Unemployment is still at just under 10%, or as some people reckon – 23%. New numbers are coming out weekly and I thought it might be fun to think of a new way of looking at employment figures.
Most of the figures, like the one above, are based on the notion of “how many people are looking for work, or are not working as much as they would like, or would work if they could but have given up?”. I think this is a good notion to have, but there is another I think we should consider once we have answered that one.
This notion should be “what is the ratio of people adding to the economy versus subtracting from the economy?” I would define jobs that add to the economy as any job that is for a private company that receives less than 30% of it’s receipts from any form of public money – i.e. money that comes from any sort of governmental entity. The reason for this is because government, in any form, is not a wealth maker. Everything that the government does, requires money to be taken from someone in order to do it, since government does not generate its own wealth.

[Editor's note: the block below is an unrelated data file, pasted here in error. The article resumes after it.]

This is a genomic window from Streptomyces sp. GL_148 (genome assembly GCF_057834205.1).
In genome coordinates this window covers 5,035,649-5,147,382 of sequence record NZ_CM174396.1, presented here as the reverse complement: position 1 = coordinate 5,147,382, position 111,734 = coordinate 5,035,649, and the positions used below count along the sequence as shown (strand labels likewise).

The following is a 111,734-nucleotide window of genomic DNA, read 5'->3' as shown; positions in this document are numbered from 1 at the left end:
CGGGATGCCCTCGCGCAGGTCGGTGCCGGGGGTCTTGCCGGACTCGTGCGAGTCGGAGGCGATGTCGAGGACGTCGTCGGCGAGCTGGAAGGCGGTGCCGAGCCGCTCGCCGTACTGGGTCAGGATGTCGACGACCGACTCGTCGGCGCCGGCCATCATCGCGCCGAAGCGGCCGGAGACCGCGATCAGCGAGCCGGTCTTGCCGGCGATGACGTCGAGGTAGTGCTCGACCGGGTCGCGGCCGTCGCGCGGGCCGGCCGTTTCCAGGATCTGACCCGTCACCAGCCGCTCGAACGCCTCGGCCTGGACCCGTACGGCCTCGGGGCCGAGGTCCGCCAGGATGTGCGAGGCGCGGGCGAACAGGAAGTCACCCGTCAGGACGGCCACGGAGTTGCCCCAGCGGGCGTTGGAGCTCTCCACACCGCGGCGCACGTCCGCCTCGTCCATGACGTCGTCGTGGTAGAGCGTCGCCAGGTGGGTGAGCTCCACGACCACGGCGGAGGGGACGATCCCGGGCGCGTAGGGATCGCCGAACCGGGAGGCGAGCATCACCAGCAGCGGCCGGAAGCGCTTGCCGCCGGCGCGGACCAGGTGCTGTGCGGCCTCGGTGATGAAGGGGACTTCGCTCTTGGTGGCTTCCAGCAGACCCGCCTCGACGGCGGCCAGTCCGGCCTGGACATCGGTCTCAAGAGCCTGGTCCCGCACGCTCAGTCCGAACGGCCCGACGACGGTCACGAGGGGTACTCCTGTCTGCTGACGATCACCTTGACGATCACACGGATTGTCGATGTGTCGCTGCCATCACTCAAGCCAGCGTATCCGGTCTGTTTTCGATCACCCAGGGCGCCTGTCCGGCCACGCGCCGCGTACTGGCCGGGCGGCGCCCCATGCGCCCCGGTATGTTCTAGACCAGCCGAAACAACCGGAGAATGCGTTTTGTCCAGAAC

So, look for super rosy jobs reports around 2012 and when they come out, ask yourself if those jobs are additive or subtractive. If 100,000 jobs are added, but 80% of them are subtractive and require tax dollars (or borrowed money in lieu of tax dollars) to fund them – that isn’t helping.
That’s actually worse.